Shiffrin and Hirscher have been crowned the stars of the 2019 Andorra Finals, which have brought together almost 25,000 people over the course of the week

Photo: Grandvalira

Mikaela Shiffrin has been on the top of the podium four times in these World Cup Finals and is indisputably the best skier in the world at present.

Nerves, pressure and the possibility of living up to the achievements of the great Lindsey Vonn (winner of four Crystal Globes in a single season), were not enough to tarnish her victory on the Giant Slalom course. The Avet was buzzing in an exciting final in which the very young Junior World Champion Alice Robinson from New Zealand snatched second place at just 17 years of age, 30 hundredths of a second behind the American, counting the two rounds. She was invited by the FIS and came out wearing the last number, making her achievements this Sunday even more praiseworthy.

 

“It was crazy,” Robinson summed it up, because at most she aspired to end up in the top 10. The young New Zealander was proud to stand on the podium with two great names in the discipline.
Third in the race was Slovakia’s Petra Vlhová, who maintained second place in the general classification of the discipline and didn’t stand a chance of overshadowing Shiffrin. The third spot on the podium for the overall classification was taken by France’s Tessa Worley, who came fourth in today’s race.

The skier from Vail handed over the limelight for a few minutes to Frida Hansdotter, a Swedish skier who today ended her sporting career in Grandvalira. To everyone’s surprise, she made her last descent dressed in typical Swedish costume and a basket full of kanelbullar, cinnamon cakes that are typical of her country. She handed them out as she stopped at different points on the slope to greet and hug people who have contributed towards making her career a great one, including members of the FIS. As she crossed the finish line she was given a standing ovation by the public and her fellow competitors.

Born in 1985, Hansdotter’s track record includes three World Championship medals and a Slalom World Cup and she is the current Olympic champion in this modality. The Swedish skier described this week as “spectacular”, praising how involved the public was with the competition and expressing her satisfaction at having finished her professional career in the world of Alpine skiing in Andorra.

Winning four Globes in the same season has allowed Shiffrin to “make a dream come true”, she said, and the competition this Sunday has rounded off her “fantastic” performance in Andorra.

Hirscher takes home the 20th Crystal Globe of his career

In the men’s Slalom, young Frenchman Clément Noël, born in 1997, showed what he was made of and won the race, clinching his third victory of the season. With this triumph, the two men’s technical trials of the Finals were dominated by French skiers, after Alexis Pinturault won the Giant Slalom on Saturday.

But Austria’s Marcel Hirscher, despite not having the best day and finishing fourteenth, won by points and was able to raise the Crystal Globe for this discipline and for overall champion in this World Cup, totalling 20 titles in his career. “This record is unreal, I never would have thought that I’d get here,” he said. The Austrian still hasn’t revealed whether or not he will continue to compete on the circuit next season or whether he’ll hang up his skis at the age of 30.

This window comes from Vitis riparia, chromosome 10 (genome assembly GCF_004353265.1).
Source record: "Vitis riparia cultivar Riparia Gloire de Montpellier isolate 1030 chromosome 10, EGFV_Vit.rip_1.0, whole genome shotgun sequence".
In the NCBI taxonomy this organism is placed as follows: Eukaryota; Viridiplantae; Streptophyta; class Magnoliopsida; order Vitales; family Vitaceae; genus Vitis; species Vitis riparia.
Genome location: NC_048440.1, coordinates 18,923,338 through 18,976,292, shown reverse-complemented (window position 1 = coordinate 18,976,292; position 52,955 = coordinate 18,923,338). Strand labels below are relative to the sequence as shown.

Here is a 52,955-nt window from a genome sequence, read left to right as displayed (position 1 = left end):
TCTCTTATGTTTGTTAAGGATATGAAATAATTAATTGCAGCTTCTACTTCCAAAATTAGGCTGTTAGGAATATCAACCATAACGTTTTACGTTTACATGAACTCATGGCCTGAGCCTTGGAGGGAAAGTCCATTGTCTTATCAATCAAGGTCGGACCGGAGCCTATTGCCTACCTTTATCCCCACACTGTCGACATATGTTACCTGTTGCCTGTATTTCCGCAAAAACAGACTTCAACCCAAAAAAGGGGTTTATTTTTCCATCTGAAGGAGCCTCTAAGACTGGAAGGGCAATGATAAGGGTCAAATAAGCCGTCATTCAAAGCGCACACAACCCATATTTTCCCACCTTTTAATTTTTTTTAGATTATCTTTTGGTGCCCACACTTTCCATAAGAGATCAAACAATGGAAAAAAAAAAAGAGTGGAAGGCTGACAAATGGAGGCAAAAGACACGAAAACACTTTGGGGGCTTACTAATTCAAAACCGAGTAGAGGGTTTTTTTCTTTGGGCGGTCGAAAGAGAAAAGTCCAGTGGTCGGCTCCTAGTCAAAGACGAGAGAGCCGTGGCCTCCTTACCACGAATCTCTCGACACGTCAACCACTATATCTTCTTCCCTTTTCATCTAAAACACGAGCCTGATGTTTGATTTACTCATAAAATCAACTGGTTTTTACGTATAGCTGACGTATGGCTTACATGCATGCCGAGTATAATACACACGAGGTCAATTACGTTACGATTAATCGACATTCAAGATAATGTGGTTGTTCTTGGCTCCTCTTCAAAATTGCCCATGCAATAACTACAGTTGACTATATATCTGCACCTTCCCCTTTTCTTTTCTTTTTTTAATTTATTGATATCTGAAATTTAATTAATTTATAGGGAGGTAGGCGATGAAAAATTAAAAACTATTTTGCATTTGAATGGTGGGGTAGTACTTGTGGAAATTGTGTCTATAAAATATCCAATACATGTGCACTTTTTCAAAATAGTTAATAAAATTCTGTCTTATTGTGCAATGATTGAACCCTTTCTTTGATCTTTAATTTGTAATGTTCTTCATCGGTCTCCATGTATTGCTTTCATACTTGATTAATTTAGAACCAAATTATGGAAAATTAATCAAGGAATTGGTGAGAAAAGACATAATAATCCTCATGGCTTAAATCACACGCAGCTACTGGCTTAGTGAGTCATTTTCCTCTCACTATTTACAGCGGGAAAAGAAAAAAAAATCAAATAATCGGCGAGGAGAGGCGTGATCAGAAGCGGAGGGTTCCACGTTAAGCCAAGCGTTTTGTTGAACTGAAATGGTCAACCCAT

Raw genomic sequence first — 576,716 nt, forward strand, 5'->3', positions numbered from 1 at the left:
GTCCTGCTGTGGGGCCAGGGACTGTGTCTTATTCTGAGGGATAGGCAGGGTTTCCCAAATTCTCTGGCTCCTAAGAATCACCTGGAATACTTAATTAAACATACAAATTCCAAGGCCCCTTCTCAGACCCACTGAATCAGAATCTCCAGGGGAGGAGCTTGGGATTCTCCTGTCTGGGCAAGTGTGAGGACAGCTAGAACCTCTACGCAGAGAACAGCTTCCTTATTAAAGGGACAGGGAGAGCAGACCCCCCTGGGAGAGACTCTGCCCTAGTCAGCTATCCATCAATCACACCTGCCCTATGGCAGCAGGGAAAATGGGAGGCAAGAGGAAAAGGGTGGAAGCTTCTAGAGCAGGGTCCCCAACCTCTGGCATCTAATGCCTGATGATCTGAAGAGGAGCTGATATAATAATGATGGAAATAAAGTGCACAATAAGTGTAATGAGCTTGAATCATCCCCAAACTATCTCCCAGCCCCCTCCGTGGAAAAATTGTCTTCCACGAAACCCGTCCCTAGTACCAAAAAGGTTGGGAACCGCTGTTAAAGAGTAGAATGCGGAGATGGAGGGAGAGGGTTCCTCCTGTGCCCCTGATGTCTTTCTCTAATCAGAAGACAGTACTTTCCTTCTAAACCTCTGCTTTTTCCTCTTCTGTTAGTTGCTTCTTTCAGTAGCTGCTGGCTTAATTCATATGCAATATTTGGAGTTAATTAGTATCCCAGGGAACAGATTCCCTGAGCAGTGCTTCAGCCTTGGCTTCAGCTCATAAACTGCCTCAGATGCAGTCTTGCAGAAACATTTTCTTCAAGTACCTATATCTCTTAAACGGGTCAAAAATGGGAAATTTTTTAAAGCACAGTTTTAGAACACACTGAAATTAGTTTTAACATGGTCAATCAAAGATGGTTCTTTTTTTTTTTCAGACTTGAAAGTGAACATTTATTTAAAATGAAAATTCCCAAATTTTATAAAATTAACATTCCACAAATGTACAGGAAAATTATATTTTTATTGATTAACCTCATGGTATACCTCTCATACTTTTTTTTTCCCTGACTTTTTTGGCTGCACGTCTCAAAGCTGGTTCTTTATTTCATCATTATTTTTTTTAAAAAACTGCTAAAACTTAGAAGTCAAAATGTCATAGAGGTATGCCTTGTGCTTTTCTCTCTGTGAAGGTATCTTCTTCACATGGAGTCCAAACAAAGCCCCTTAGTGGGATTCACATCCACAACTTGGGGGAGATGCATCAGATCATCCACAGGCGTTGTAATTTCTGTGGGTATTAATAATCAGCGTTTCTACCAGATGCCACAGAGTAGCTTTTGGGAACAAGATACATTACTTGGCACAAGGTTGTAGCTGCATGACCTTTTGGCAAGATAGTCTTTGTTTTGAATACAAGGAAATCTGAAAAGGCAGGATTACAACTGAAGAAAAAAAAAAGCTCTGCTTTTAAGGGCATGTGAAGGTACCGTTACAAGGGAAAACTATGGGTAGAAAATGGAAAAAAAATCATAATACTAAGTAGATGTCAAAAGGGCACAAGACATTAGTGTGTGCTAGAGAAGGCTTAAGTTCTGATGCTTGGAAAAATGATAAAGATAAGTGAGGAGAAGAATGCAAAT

The last race in these Finals was also special for Germany’s Felix Neureuther, a specialist and legend of the Slalom, who announced yesterday that he is retiring from the world of competition.

In this Sunday’s event, the podium was completed by Austria’s Manuel Feller and Switzerland’s Daniel Yule, whilst in the general classification of the Slalom, Yule was able to maintain second place and third place was taken by the star of the day, Clément Noël. His great role this Sunday enabled his to move up from fifth to third position.

Final ceremony to present the awards to this winter’s best skiers

When all of the men’s and women’s races came to an end, the traditional award ceremony took place, in which the overall prizes were presented for the whole World Cup season. In the women’s category, Shiffrin was obviously crowned the champion and was accompanied on the podium by Vhlová, as well as Switzerland’s Wendy Holdener, a specialist in speed events.

In the men’s category, for the eighth time in a row, Hirscher took home this unique trophy that weighs in at nine kilograms. The second best skier of the season was France’s Alexis Pinturault and third position went to Norway’s Henrik Kristoffersen.

But Austria’s Marcel Hirscher, despite not having the best day and finishing fourteenth, won by points and was able to raise the Crystal Globe for this discipline and for overall champion in this World Cup, totalling 20 titles in his career. “This record is unreal, I never would have thought that I’d get here,” he said. The Austrian still hasn’t revealed whether or not he will continue to compete on the circuit next season or whether he’ll hang up his skis at the age of 30.

The last race in these Finals was also special for Germany’s Felix Neureuther, a specialist and legend of the Slalom, who announced yesterday that he is retiring from the world of competition.

In this Sunday’s event, the podium was completed by Austria’s Manuel Feller and Switzerland’s Daniel Yule, whilst in the general classification of the Slalom, Yule was able to maintain second place and third place was taken by the star of the day, Clément Noël. His great role this Sunday enabled his to move up from fifth to third position.


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